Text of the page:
Yes, that diversified growth also includes the Cloud:
A key characteristic of any large Technology Staple, like any dividend blue chip, is that it has what I call a "monster footprint." This means the company product is so widely used, it is pretty much in every corner of the planet.
Not only are Intel products found in multiple form factors and products, they are also geographically dispersed. About 75% of Intel's revenue comes from outside the United States, and Intel has been investing heavily worldwide as well.
Secret Weapon - Forward Thinking with Intel Capital
Technology companies win through R&D.
Just as oil companies like Chevron (CVX) must spend tremendous amounts of capital on finding new reserves, technology companies must spend tremendous capital on forward thinking initiatives to grow new markets and get ahead of the competition.
Analysis of Intel never seems to bring up Intel Capital, and its nature as being a huge competitive advantage. In addition to its massive, $13 billion capital investment for 2013, Intel is in the venture capital business, where it provides funding for startup companies, which are often bought out by larger established companies. Think big pharma relying on the biotechs to deliver the next big thing.
Why? By providing funding, Intel gets early access to new technology makers. It builds relationships, and is constantly staying ahead of the technology curve. Intel is able to identify critical mass, and also helps to forge new ecosystems, which in turn can power hardware using Intel technology. Anything in this world that is running a chip, is fair game for Chipzilla, and there are plenty more markets which Intel can exploit.
Growth Initiative No. 1 - Fabrication Business for Steady Growth
Intel recently entered the fabrication business, capitalizing on a core competency. This is a move I am hugely bullish on for the long term. The fabrication business means Intel will physically manufacture the components for other companies, which allows other companies to focus on intellectual pursuits, such as design, and research and development.
As Dana Blankenhorn rightfully notes, Moore's other law says that, as microprocessor technology continues to evolve, it increasingly becomes more and more expensive. This means as costs increase, the number of fabrication manufacturers worldwide continues to shrink, leaving only a handful of them left.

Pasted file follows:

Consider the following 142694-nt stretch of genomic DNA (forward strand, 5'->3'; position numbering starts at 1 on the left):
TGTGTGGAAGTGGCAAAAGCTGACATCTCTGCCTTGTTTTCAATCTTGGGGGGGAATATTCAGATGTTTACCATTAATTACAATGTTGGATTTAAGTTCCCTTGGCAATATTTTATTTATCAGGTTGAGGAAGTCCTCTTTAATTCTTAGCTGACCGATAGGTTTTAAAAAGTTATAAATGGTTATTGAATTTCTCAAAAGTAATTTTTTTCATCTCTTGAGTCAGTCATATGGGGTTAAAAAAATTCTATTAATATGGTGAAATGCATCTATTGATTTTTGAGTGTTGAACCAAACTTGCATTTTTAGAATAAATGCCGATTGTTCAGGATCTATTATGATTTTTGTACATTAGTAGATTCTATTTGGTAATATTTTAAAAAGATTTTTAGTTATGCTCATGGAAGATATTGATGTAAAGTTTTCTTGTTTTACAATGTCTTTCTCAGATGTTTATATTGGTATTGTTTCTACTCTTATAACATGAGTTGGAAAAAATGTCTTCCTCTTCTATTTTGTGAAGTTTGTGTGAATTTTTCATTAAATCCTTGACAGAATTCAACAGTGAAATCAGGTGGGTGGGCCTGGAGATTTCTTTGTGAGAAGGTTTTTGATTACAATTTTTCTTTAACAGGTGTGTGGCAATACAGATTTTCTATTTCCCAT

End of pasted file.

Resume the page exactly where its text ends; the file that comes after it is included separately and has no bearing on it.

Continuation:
Note in the chart how so many companies will no longer be able to keep up capital requirements by 2015.
Source: Intel 2012 Investor Meeting
This is a major competitive advantage and a major barrier to entry, leaving Intel in a sweet spot, where it can begin to produce custom components for clients who are no longer able to invest the huge capital requirements required to keep up with modern semiconductor manufacturing.
Think of this like a large pharmaceutical like Teva Pharmaceuticals (TEVA) producing generic drugs, or blockbuster drugs that were created by biotechs like Amarin (AMRN). In this case, Intel is TEVA. Clients are the biotechs, concentrating on R&D, while being relieved of the huge capital requirements.
Although the fabrication business will mean lower margins for Intel over its custom designs, I believe the tradeoff will be a smoother, steadier, and high volume revenue stream.
I believe we will see some big names start signing with Intel. Ironically, many networking and storage vendors are starting to use Intel's x86 chips over their previous customized chips, however for those that still need them, like Cisco, Intel offers an attractive alternative. Ashraf Eassa seems to have uncovered a Cisco deal already.
If this is confirmed, then the world's largest networking provider will be sourcing many of its chips from the world's largest semi-conductor producer. This is a huge deal, and I expect many more big names to sign on, again, due to Intel's amazing relationship management and monster footprint.